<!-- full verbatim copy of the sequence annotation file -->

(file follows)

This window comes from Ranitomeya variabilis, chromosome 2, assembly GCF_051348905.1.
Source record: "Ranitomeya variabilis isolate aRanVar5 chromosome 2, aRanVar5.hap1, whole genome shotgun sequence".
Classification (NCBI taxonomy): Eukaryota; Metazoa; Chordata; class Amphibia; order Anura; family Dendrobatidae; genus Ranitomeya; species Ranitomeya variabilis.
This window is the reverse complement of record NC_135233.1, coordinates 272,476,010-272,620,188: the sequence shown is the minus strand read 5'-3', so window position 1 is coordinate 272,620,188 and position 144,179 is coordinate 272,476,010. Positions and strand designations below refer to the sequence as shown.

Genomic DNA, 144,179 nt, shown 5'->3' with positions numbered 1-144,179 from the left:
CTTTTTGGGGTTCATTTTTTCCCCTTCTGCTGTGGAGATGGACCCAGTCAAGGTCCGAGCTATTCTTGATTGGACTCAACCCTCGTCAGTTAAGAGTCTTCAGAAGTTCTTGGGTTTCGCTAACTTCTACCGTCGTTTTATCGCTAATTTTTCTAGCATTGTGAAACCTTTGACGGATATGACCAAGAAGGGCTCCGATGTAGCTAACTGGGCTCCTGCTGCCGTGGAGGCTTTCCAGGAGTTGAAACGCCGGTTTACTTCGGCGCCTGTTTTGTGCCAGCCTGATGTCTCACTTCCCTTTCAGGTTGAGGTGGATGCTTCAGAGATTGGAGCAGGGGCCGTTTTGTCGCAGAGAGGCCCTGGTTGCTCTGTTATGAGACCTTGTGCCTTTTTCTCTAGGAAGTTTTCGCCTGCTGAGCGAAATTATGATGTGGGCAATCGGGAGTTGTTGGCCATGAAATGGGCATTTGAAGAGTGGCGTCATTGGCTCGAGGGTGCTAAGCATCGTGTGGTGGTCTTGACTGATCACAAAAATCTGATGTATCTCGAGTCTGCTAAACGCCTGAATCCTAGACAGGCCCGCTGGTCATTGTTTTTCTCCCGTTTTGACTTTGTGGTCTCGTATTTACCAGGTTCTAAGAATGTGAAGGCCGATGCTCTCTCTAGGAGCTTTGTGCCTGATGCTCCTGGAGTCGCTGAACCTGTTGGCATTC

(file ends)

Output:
This window comes from Ranitomeya variabilis, chromosome 2, assembly GCF_051348905.1.
Source record: "Ranitomeya variabilis isolate aRanVar5 chromosome 2, aRanVar5.hap1, whole genome shotgun sequence".
Classification (NCBI taxonomy): Eukaryota; Metazoa; Chordata; class Amphibia; order Anura; family Dendrobatidae; genus Ranitomeya; species Ranitomeya variabilis.
This window is the reverse complement of record NC_135233.1, coordinates 272,476,010-272,620,188: the sequence shown is the minus strand read 5'-3', so window position 1 is coordinate 272,620,188 and position 144,179 is coordinate 272,476,010. Positions and strand designations below refer to the sequence as shown.

Genomic DNA, 144,179 nt, shown 5'->3' with positions numbered 1-144,179 from the left:
CTTTTTGGGGTTCATTTTTTCCCCTTCTGCTGTGGAGATGGACCCAGTCAAGGTCCGAGCTATTCTTGATTGGACTCAACCCTCGTCAGTTAAGAGTCTTCAGAAGTTCTTGGGTTTCGCTAACTTCTACCGTCGTTTTATCGCTAATTTTTCTAGCATTGTGAAACCTTTGACGGATATGACCAAGAAGGGCTCCGATGTAGCTAACTGGGCTCCTGCTGCCGTGGAGGCTTTCCAGGAGTTGAAACGCCGGTTTACTTCGGCGCCTGTTTTGTGCCAGCCTGATGTCTCACTTCCCTTTCAGGTTGAGGTGGATGCTTCAGAGATTGGAGCAGGGGCCGTTTTGTCGCAGAGAGGCCCTGGTTGCTCTGTTATGAGACCTTGTGCCTTTTTCTCTAGGAAGTTTTCGCCTGCTGAGCGAAATTATGATGTGGGCAATCGGGAGTTGTTGGCCATGAAATGGGCATTTGAAGAGTGGCGTCATTGGCTCGAGGGTGCTAAGCATCGTGTGGTGGTCTTGACTGATCACAAAAATCTGATGTATCTCGAGTCTGCTAAACGCCTGAATCCTAGACAGGCCCGCTGGTCATTGTTTTTCTCCCGTTTTGACTTTGTGGTCTCGTATTTACCAGGTTCTAAGAATGTGAAGGCCGATGCTCTCTCTAGGAGCTTTGTGCCTGATGCTCCTGGAGTCGCTGAACCTGTTGGCATTC